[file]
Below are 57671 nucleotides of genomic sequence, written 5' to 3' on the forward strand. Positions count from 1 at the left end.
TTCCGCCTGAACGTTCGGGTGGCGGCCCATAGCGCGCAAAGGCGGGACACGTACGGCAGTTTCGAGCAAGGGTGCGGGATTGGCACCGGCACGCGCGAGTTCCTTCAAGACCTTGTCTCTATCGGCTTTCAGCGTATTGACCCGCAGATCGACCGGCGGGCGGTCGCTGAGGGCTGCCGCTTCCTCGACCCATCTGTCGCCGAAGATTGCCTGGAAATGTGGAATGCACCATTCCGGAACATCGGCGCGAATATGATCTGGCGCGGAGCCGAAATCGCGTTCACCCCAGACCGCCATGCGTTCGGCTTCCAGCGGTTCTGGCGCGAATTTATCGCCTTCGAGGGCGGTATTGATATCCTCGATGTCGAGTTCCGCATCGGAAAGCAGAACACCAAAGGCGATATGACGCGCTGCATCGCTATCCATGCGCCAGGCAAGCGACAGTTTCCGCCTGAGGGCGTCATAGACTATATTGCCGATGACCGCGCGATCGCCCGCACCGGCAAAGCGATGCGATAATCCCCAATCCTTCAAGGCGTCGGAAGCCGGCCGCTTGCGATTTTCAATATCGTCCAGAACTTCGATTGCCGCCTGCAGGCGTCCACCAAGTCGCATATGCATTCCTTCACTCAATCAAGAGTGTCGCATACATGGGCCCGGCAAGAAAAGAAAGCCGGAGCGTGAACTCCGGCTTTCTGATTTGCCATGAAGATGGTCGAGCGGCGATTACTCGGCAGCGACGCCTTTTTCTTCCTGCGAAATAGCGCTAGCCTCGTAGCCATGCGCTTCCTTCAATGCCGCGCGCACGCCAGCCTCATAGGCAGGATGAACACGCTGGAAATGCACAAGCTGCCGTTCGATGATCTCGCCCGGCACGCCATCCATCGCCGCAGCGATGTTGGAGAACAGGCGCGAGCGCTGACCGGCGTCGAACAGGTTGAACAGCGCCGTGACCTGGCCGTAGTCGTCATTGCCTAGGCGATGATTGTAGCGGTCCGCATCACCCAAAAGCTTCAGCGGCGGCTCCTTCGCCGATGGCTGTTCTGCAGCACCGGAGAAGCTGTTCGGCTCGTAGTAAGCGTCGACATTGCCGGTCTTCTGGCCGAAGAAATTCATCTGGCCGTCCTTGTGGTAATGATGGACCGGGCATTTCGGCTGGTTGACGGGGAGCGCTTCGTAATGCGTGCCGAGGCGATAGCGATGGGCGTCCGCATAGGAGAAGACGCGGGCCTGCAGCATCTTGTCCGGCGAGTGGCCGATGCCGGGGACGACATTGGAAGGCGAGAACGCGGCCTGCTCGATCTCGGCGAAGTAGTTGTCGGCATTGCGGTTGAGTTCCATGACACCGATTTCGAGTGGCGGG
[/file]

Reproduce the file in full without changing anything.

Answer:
Below are 57671 nucleotides of genomic sequence, written 5' to 3' on the forward strand. Positions count from 1 at the left end.
TTCCGCCTGAACGTTCGGGTGGCGGCCCATAGCGCGCAAAGGCGGGACACGTACGGCAGTTTCGAGCAAGGGTGCGGGATTGGCACCGGCACGCGCGAGTTCCTTCAAGACCTTGTCTCTATCGGCTTTCAGCGTATTGACCCGCAGATCGACCGGCGGGCGGTCGCTGAGGGCTGCCGCTTCCTCGACCCATCTGTCGCCGAAGATTGCCTGGAAATGTGGAATGCACCATTCCGGAACATCGGCGCGAATATGATCTGGCGCGGAGCCGAAATCGCGTTCACCCCAGACCGCCATGCGTTCGGCTTCCAGCGGTTCTGGCGCGAATTTATCGCCTTCGAGGGCGGTATTGATATCCTCGATGTCGAGTTCCGCATCGGAAAGCAGAACACCAAAGGCGATATGACGCGCTGCATCGCTATCCATGCGCCAGGCAAGCGACAGTTTCCGCCTGAGGGCGTCATAGACTATATTGCCGATGACCGCGCGATCGCCCGCACCGGCAAAGCGATGCGATAATCCCCAATCCTTCAAGGCGTCGGAAGCCGGCCGCTTGCGATTTTCAATATCGTCCAGAACTTCGATTGCCGCCTGCAGGCGTCCACCAAGTCGCATATGCATTCCTTCACTCAATCAAGAGTGTCGCATACATGGGCCCGGCAAGAAAAGAAAGCCGGAGCGTGAACTCCGGCTTTCTGATTTGCCATGAAGATGGTCGAGCGGCGATTACTCGGCAGCGACGCCTTTTTCTTCCTGCGAAATAGCGCTAGCCTCGTAGCCATGCGCTTCCTTCAATGCCGCGCGCACGCCAGCCTCATAGGCAGGATGAACACGCTGGAAATGCACAAGCTGCCGTTCGATGATCTCGCCCGGCACGCCATCCATCGCCGCAGCGATGTTGGAGAACAGGCGCGAGCGCTGACCGGCGTCGAACAGGTTGAACAGCGCCGTGACCTGGCCGTAGTCGTCATTGCCTAGGCGATGATTGTAGCGGTCCGCATCACCCAAAAGCTTCAGCGGCGGCTCCTTCGCCGATGGCTGTTCTGCAGCACCGGAGAAGCTGTTCGGCTCGTAGTAAGCGTCGACATTGCCGGTCTTCTGGCCGAAGAAATTCATCTGGCCGTCCTTGTGGTAATGATGGACCGGGCATTTCGGCTGGTTGACGGGGAGCGCTTCGTAATGCGTGCCGAGGCGATAGCGATGGGCGTCCGCATAGGAGAAGACGCGGGCCTGCAGCATCTTGTCCGGCGAGTGGCCGATGCCGGGGACGACATTGGAAGGCGAGAACGCGGCCTGCTCGATCTCGGCGAAGTAGTTGTCGGCATTGCGGTTGAGTTCCATGACACCGATTTCGAGTGGCGGG